A few minutes back my Steem reputation clicked over to 78 and that makes me the 37th wisest and most loved person on Steem.
@flamingirl is even more loved and trusted:
Yeah, reputation doesn't really mean much. Case in point:
@paulag posted about reputation a few minutes back and it reminded me of some thoughts I had and also of a screen grabs I took of some pages of Steem when I first started out that were saved for some reason as offline copies.
An account less than a year old with a rep of 65+ for sure smells like a bidbot user.
I don't have the phone anymore but these were from somewhere around the end of March to mid-April 2017 and since I joined at the tail end of January, it means that my reputation went from the starting 25 to 64 in about 3 months.
These were the kinds of results I was getting:
Look at this beast!
Now, the thoughts Paula reminded me of were from a couple days ago when I was thinking about those early months on Steem when I was still green, and Steemit was still blue. I didn't know about voting trails, I didn't know there were such things as automated comments, I didn't know about the circlejerks and the abuse of trusted stake being used to empower a small group charged to distribute Steem, didn't know about the politics, or witnesses, didn't know how the voting worked, or about stake, didn't know how to get steem on or off the platform, didn't know about blockchains or cryptocurrencies, didn't know about even a little of very much. I was so very, very naive.
and how times have changed.
Now I don't much of anything other than these things. However, I haven't changed much of my behavior on the platform and for coming up to 3 years, I have written what I like, voted what I want, and interacted as me. I have fought for things, I have fought against thing, I have added very personal content and I have written an absolute mass on, about and most importantly, for Steem and, I think that while some might disagree, I have earned my reputation.
One of my favorite quotes of the last few months is from Ricky Gervais:
“Reputation is what strangers think of you and character is what your friends know you are”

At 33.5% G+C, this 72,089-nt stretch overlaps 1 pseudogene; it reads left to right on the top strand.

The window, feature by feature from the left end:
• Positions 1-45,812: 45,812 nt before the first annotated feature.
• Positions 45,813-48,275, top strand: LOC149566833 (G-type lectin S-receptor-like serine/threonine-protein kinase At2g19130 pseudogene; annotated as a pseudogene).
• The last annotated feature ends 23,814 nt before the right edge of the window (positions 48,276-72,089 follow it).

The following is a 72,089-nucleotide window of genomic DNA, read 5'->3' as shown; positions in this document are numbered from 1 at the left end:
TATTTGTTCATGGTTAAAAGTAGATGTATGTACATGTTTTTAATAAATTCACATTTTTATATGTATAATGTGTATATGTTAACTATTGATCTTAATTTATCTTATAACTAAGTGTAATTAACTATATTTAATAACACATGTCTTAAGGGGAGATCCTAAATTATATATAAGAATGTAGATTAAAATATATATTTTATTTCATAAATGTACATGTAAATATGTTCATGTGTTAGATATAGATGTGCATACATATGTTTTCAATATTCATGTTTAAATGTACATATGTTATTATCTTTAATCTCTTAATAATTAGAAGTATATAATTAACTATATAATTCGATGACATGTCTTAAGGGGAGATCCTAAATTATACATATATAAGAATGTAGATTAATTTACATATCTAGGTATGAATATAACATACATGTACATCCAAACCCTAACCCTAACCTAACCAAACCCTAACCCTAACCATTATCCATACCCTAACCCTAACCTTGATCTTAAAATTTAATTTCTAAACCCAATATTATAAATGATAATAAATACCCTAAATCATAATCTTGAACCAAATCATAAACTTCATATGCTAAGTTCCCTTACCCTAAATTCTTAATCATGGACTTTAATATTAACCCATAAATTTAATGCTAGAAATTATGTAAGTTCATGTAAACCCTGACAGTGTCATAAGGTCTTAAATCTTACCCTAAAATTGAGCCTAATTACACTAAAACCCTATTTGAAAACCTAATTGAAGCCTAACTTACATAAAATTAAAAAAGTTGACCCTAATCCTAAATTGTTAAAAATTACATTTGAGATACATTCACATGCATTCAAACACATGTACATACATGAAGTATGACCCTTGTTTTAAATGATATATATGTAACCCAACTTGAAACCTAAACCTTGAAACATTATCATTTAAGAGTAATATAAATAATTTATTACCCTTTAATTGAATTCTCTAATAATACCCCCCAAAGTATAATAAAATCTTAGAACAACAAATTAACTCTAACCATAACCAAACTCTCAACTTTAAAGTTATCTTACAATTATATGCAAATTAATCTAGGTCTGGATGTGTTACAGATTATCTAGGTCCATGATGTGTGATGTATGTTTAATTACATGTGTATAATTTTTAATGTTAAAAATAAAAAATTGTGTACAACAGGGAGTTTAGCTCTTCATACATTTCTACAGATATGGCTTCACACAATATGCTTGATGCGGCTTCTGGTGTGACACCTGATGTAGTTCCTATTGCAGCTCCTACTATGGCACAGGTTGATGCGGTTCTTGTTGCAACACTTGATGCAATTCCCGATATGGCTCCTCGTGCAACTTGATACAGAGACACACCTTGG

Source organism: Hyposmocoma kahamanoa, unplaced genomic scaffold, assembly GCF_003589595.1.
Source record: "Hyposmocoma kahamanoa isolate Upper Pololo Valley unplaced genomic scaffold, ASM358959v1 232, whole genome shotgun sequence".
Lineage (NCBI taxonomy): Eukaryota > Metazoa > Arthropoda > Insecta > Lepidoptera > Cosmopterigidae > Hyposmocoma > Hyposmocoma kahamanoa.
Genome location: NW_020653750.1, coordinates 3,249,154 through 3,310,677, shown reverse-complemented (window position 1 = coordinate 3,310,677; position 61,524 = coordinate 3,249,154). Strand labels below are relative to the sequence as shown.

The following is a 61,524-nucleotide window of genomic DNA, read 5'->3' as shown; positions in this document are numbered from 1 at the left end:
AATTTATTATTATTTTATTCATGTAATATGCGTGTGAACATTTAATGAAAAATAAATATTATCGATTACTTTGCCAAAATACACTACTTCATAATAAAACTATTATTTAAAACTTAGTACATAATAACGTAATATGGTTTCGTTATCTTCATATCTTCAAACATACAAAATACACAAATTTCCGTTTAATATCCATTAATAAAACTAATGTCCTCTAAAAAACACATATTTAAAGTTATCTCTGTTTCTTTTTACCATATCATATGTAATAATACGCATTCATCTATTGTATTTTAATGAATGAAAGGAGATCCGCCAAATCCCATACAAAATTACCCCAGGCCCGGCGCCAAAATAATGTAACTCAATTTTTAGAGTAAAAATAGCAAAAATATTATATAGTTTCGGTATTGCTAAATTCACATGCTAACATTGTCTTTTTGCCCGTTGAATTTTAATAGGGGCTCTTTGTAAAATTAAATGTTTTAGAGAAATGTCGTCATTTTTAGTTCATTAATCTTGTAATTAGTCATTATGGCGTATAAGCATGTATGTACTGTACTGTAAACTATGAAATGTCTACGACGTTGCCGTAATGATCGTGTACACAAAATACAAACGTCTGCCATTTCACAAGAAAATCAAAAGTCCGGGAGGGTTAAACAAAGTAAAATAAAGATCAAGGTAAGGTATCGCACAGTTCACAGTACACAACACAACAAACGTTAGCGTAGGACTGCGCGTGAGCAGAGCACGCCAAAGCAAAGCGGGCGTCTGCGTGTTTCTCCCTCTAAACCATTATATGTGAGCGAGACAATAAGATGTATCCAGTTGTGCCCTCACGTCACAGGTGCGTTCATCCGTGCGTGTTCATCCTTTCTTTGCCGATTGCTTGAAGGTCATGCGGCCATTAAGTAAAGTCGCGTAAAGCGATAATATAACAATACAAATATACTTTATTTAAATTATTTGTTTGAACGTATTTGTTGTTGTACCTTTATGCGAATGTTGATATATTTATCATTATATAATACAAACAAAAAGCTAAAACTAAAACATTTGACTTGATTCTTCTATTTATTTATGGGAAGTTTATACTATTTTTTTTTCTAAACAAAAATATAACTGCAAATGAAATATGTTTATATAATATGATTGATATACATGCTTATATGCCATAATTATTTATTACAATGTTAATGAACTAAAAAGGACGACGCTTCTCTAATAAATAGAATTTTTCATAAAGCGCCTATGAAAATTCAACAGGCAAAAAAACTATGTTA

While I have earned my reputation on Steem, I think that my character hasn't been hidden away in an attempt to defraud the good people of Steemlandia into thinking I am something I am not. I haven't plagiarized, I haven't stolen, I haven't abused a delegation, I haven't thrown a hissy fit when my posts do poorly, I haven't been in a voting circle (I have turned one or two down though), I haven't link dropped in chats, I haven't freaked out during a hardfork, rage quit as prices dropped, cried at flags and while I can get frustrated, I have been pretty well behaved in general.
All I have done is what I do.
I write, I interact, I try to help some people where I can. KISS, I have kept it simple stupid.
Perhaps that is the problem.
Everyone loves a comeback story. So much so, some people have quit for greener pastures only to come back to Steem, 2, 3 or 4 times already. My heroes.
It is a funny thing that you see played out especially in the media and on the internet when some star has bravely fought drug addiction, alcoholism or wife beating to come back better than ever - applauded, revered, a survivor. How come no one gives a shit about all the people who never became an alcoholic, drug-taking, wife beater in the first place?
People who aren't big enough assholes in some way don't get the attention of the masses because well, they blend into the masses of people. These days being an ass is about the only skill that doesn't get old as when it comes to the creative talents, it gets old very fast, and copied even faster.
I remember one famed Steemian at SteemFest in Poland who after a few drinks at a bowling alley came to me and said that they had tried to match my output, and didn't last the week. It ain't easy being green.
I think that my greenness is one of the reasons I like this place so much because rather than know it all, each day I can come here and learn something new, about something new and in many ways, it is what keeps me "young".
"You don't stop running because you get old, you get old because you stop running."
This is where my thoughts had started the other day as I have for over a year now tried to cut down on my content creation and just chill, but I can't. It isn't an addiction, but it is compelling and I get so much value out of the process that I find that I don't think clearly when I haven't written enough for a day or two.
I also feel that if I stop, I might never start again.
I haven't missed a day unless forced by the chain being down (too often) in over two years and even the times when my daughter has been in hospital I have posted, because it helps me though my thoughts. While people worry about earnings and I write about those aspects too, the real value for me is that writing helps me be a better person and Steem gives me the tools and incentives I need to keep going.
Steeming is a flow state for me and while I struggle to get a page out at work, I can write non-stop on Steem - no matter what my mental condition is at any given time. While I have put time, effort and a fair amount of money into Steem, the return on investment is an immediate and direct improvement in myself, my thoughts, my feelings, my attitude of the future and the knowledge and motivation to find a pathway to get there.
If I was here and didn't feel there was the possibility to improve myself and the general conditions, I wouldn't do it and while strangers might see my reputation, those who know me my character - the only thing I know is that if I am going to work at something, I m going to do my best.
Even if my best isn't good enough.
[ a Steem original ]